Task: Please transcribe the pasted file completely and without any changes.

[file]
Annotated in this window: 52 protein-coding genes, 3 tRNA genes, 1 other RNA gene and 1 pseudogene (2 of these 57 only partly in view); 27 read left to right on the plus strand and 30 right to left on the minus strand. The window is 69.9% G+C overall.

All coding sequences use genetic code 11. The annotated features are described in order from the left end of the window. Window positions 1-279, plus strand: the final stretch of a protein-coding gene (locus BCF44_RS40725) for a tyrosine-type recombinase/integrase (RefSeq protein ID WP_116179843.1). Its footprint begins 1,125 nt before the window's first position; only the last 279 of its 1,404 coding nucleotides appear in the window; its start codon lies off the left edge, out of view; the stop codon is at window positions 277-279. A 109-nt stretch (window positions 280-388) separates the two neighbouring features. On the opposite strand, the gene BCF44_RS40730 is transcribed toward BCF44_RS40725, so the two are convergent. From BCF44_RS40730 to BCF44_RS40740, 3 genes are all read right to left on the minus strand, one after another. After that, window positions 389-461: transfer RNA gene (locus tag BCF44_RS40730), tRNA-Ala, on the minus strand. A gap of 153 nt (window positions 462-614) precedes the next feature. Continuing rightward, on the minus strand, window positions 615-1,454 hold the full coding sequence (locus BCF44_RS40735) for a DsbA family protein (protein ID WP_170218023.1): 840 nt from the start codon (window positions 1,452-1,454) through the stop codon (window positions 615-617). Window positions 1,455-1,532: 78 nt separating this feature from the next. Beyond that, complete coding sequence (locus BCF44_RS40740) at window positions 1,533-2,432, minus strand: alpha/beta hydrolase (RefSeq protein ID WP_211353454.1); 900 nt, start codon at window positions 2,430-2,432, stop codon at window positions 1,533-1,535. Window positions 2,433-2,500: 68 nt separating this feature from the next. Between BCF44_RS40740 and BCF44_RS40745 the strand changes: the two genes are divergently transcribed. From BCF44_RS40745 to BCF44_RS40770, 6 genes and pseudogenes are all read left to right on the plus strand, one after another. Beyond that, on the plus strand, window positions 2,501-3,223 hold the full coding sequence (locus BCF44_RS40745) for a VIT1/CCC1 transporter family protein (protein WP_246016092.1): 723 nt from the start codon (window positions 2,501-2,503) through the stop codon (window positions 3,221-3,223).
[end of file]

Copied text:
Annotated in this window: 52 protein-coding genes, 3 tRNA genes, 1 other RNA gene and 1 pseudogene (2 of these 57 only partly in view); 27 read left to right on the plus strand and 30 right to left on the minus strand. The window is 69.9% G+C overall.

All coding sequences use genetic code 11. The annotated features are described in order from the left end of the window. Window positions 1-279, plus strand: the final stretch of a protein-coding gene (locus BCF44_RS40725) for a tyrosine-type recombinase/integrase (RefSeq protein ID WP_116179843.1). Its footprint begins 1,125 nt before the window's first position; only the last 279 of its 1,404 coding nucleotides appear in the window; its start codon lies off the left edge, out of view; the stop codon is at window positions 277-279. A 109-nt stretch (window positions 280-388) separates the two neighbouring features. On the opposite strand, the gene BCF44_RS40730 is transcribed toward BCF44_RS40725, so the two are convergent. From BCF44_RS40730 to BCF44_RS40740, 3 genes are all read right to left on the minus strand, one after another. After that, window positions 389-461: transfer RNA gene (locus tag BCF44_RS40730), tRNA-Ala, on the minus strand. A gap of 153 nt (window positions 462-614) precedes the next feature. Continuing rightward, on the minus strand, window positions 615-1,454 hold the full coding sequence (locus BCF44_RS40735) for a DsbA family protein (protein ID WP_170218023.1): 840 nt from the start codon (window positions 1,452-1,454) through the stop codon (window positions 615-617). Window positions 1,455-1,532: 78 nt separating this feature from the next. Beyond that, complete coding sequence (locus BCF44_RS40740) at window positions 1,533-2,432, minus strand: alpha/beta hydrolase (RefSeq protein ID WP_211353454.1); 900 nt, start codon at window positions 2,430-2,432, stop codon at window positions 1,533-1,535. Window positions 2,433-2,500: 68 nt separating this feature from the next. Between BCF44_RS40740 and BCF44_RS40745 the strand changes: the two genes are divergently transcribed. From BCF44_RS40745 to BCF44_RS40770, 6 genes and pseudogenes are all read left to right on the plus strand, one after another. Beyond that, on the plus strand, window positions 2,501-3,223 hold the full coding sequence (locus BCF44_RS40745) for a VIT1/CCC1 transporter family protein (protein WP_246016092.1): 723 nt from the start codon (window positions 2,501-2,503) through the stop codon (window positions 3,221-3,223).